To yours truly, Acadian Driftwood by The Band, is the best piece they ever wrote, commemorating the Acadian Deportation, an act of cruelty perpetrated by the British Empire beginning in 1755.
Soldiers rounding up terrified civilians, expelling them from their land, burning their homes and crops ‒ it sounds like a 20th century nightmare in one of the world's trouble spots, but it describes a scene from Canada's early history, the Deportation of the Acadians.
The Acadians had lived on Nova Scotia’s territory since the founding of Port-Royal in 1604. They established a small, vibrant colony around the Bay of Fundy, building dykes to tame the high tides and to irrigate the rich fields of hay. Largely ignored by France, the Acadians grew independent minded. With their friends and allies the Mi' kmaq, they felt secure, even when sovereignty over their land passed to Britain after 1713 (see Treaty of Utrecht).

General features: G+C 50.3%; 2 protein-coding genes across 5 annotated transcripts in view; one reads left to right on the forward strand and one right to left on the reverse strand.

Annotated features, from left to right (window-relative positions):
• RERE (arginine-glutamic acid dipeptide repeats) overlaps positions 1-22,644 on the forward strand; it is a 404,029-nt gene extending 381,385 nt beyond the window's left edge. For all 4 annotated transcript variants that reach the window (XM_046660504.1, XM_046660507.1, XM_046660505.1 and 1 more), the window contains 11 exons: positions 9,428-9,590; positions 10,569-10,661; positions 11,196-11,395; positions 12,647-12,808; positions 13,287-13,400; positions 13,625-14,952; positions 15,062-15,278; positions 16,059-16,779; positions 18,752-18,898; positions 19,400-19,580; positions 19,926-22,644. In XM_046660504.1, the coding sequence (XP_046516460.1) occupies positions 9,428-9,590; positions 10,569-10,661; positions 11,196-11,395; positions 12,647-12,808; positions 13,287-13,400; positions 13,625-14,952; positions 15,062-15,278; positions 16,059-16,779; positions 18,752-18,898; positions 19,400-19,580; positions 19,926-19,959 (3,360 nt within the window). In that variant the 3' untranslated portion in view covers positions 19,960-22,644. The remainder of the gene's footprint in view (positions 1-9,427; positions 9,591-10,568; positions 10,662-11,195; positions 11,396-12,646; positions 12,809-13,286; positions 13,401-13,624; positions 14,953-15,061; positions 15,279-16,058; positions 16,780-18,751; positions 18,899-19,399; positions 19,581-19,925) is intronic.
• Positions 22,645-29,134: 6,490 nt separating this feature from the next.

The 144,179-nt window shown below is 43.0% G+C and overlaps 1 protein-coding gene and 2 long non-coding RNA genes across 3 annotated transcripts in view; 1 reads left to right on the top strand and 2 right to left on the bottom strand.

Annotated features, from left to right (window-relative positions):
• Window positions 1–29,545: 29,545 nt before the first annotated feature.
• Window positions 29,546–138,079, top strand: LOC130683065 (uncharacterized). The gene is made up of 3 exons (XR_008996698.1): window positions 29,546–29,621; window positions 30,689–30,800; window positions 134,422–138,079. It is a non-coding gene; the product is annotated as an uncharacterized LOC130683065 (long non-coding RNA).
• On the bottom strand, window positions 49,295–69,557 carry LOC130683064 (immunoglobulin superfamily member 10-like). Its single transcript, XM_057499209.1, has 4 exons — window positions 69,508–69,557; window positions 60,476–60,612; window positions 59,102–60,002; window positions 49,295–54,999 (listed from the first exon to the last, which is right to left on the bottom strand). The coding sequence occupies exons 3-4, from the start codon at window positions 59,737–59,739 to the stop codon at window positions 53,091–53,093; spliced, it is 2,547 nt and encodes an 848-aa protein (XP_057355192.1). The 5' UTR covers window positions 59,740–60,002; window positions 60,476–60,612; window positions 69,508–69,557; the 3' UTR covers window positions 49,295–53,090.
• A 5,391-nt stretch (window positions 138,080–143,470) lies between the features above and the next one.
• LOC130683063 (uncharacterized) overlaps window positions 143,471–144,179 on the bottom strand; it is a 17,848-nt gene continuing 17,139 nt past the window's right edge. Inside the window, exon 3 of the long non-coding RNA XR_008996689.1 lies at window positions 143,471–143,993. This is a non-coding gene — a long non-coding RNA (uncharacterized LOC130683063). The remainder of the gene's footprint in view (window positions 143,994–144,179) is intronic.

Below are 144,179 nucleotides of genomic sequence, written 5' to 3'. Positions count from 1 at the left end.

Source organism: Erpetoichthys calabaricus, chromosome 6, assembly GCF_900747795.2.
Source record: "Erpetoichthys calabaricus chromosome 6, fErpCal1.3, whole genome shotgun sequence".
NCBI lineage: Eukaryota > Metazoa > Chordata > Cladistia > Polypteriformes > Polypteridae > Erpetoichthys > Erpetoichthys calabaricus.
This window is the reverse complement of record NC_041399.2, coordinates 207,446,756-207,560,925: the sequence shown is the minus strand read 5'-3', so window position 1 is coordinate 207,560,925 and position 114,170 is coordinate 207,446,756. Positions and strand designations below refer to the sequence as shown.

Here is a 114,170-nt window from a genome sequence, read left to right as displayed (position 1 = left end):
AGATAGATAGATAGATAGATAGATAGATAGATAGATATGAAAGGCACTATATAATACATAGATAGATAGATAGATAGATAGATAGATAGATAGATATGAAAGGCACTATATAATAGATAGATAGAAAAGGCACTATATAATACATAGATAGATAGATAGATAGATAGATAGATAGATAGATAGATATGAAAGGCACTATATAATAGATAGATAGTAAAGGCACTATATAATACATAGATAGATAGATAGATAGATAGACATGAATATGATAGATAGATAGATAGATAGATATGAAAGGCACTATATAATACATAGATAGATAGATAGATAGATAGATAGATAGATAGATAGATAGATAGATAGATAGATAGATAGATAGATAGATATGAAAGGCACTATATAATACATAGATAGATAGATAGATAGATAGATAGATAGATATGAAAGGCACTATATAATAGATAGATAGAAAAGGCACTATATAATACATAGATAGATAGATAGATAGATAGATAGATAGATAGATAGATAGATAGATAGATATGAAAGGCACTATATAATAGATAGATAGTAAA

Between 1755 and 1763, approximately 10,000 Acadians were deported. They were shipped to many points around the Atlantic. Large numbers were landed in the English colonies, others in France or the Caribbean. Thousands died of disease or starvation in the squalid conditions on board ship. To make matters worse, the inhabitants of the English colonies, who had not been informed of the imminent arrival of disease-ridden refugees, were furious. Many Acadians were forced, like the legendary Evangeline of Longfellow's poem, to wander interminably in search of loved ones or a home.
The sad thing about this was ...
The expulsion proved to have been as unnecessary on military grounds as it was later judged inhumane. Lawrence's lack of imagination played as big a part as greed, confusion, misunderstanding, and fear.